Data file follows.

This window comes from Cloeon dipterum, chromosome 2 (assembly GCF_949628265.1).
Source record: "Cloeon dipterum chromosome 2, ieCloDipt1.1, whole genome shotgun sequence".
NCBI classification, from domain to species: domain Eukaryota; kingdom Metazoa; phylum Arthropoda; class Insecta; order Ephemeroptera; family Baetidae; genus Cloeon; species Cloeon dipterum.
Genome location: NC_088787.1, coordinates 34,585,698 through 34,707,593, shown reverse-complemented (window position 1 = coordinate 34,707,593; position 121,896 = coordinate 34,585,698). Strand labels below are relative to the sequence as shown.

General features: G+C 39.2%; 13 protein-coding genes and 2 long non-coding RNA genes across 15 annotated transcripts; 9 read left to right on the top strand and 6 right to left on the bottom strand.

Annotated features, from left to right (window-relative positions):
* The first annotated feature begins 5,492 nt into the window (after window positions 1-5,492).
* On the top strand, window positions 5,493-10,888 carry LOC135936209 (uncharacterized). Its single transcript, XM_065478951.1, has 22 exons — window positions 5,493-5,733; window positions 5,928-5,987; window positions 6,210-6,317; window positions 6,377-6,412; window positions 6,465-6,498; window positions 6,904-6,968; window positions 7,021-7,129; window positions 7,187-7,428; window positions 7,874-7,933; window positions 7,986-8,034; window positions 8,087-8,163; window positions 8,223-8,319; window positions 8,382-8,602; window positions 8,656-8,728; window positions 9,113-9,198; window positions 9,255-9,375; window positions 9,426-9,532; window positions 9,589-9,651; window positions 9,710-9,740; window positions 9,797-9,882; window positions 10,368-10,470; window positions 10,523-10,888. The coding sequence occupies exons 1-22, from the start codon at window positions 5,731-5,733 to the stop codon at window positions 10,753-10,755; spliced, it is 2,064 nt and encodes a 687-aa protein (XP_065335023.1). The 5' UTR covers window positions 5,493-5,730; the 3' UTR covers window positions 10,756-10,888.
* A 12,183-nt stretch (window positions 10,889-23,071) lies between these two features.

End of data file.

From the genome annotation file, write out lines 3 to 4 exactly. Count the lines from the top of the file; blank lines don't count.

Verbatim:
NCBI classification, from domain to species: domain Eukaryota; kingdom Metazoa; phylum Arthropoda; class Insecta; order Ephemeroptera; family Baetidae; genus Cloeon; species Cloeon dipterum.
Genome location: NC_088787.1, coordinates 34,585,698 through 34,707,593, shown reverse-complemented (window position 1 = coordinate 34,707,593; position 121,896 = coordinate 34,585,698). Strand labels below are relative to the sequence as shown.